Brekle's Brown Ale - Anchor Brewing Co.

There’s a good chance that if you frequent any well-stocked beer-having place, then you’ve seen the familiar banner of the Anchor Brewing Co.  With 150 years of brewing history dating back to the California gold rush, it would be hard not to.  I’ve had the pleasure of sampling a few of their beers, but one really caught my tongue when I tried it.  I’m referring to the beer named after the founder, Gottlieb Brekle: Brekle’s Brown Ale.  It is, according to the Anchor Brewing’s website, a classically styled little number using roasted 2-row pale, caramel, and munich malts.  To balance and compliment this, they use citra hops.  Personally, this is one of my favorite hop varieties.  It’s good to see the pleasing characteristics of citra used in this way, rather than muddled with a gang of heavy, in-your-face hops.  Either way, there is a bit of an old school ‘no frills’ style to this beer that I’m exited to try.

That very no frills style is something I really enjoy aesthetically about this brewery.  As much as we would like to be able to objectively enjoy our beers without being colored by various marketing campaigns, anyone can admit that craft beer in general has some very cool aesthetics.  Labels and logos are usually done by local or even in-house artists, are usually very clever or unique, and they serve the purpose of letting you know that brewery’s culture.  Some, like Clown Shoes for example, are very quirky and can have fun with naming and designing their beers.  On the other side of the spectrum, Anchor has kept their historic, anachronistic vibe without it becoming a very gimmicky, “Tally-ho, good chaps!”, handlebar mustache kind of thing.  By the way, I’ll thank our readers to not remind me that I -on occasion- will sport my mustache waxed and curled in a completely non-ironic fashion.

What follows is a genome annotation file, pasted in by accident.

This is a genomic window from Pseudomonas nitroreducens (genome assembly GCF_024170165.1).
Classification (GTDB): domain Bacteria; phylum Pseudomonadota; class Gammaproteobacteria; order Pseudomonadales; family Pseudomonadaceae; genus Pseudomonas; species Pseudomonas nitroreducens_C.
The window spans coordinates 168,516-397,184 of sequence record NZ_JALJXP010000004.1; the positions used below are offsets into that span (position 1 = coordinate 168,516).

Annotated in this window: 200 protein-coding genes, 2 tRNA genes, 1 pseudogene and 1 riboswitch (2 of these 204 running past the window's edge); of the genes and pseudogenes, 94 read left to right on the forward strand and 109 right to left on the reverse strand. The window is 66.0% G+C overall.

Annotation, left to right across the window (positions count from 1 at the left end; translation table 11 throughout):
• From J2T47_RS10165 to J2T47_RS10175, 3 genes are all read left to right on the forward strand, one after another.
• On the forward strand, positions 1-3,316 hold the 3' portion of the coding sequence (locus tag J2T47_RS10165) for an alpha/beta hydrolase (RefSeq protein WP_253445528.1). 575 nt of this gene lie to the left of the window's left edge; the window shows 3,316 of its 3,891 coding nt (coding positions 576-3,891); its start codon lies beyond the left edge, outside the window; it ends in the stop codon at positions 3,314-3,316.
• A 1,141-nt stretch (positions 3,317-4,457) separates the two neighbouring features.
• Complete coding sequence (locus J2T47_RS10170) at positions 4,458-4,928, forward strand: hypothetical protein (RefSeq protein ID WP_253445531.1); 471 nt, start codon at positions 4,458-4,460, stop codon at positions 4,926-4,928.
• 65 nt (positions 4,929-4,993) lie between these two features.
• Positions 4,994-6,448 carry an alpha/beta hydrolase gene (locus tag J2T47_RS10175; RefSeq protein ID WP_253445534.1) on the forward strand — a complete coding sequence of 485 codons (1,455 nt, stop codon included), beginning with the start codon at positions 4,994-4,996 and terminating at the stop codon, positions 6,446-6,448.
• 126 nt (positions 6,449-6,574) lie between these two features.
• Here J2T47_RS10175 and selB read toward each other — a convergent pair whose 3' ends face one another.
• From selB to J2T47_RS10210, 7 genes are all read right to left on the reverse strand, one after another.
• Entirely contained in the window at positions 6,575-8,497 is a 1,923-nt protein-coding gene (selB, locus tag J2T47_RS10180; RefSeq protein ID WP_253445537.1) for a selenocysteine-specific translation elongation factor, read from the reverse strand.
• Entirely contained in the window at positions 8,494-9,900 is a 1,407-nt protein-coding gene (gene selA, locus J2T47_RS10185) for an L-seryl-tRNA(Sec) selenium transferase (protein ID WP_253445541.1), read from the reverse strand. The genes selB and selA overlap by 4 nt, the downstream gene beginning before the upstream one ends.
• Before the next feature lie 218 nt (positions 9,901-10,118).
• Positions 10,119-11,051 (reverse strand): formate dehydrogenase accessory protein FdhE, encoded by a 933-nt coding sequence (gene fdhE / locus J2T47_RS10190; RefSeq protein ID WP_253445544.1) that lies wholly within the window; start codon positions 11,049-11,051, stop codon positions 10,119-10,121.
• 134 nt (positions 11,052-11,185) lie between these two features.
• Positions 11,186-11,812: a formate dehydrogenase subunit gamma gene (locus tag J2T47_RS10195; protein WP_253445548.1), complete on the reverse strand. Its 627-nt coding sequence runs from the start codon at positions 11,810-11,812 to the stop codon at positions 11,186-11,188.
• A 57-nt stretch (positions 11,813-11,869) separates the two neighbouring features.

Brekle’s Brown Ale pours an almost reddish brown, nice and clear.  Pour slowly, because it can whip up quite a head.  The head subsides quickly, leaving only a very light ring of slow carbonation.  The aroma it gives off it like fresh, floury biscuits.  This is one of my favorite scents for a beer, it’s just so danged appetizing.  You can also get some very nutty notes from the malts, but not really much of the hops.  Maybe more in the taste?  Let’s find out together, friends.
So, immediately I am hit with this amazingly rich malty goodness.  The nutty notes from the sent come out in full force in the flavor.  You get a definite herbal quality from the hops, and sure as sugar they balance out the malt blend perfectly.  Something that I noticed was really enjoyable was how by roasting these lighter side malts creates a better balanced flavor than when people roast something like a chocolate malt.  Don’t get me wrong, I love a good porter or stout with plenty of dark malt, but for a brown ale, this is the way to go.  After a few tastes, I begin to get little after-tastes of a light citrus, like a grapefruit.  Also just a bit of a dark fruit, but overall the malt/hop balance remained.  A very consistent beer.
Anchor Brewing Co. comes through in a predictable fashion.  What you see is what you get, and you always get a well-crafted beer.  One of these days, I’m going to build my own 12-pack of their 10 varieties, and get two of the Brekle’s Brown.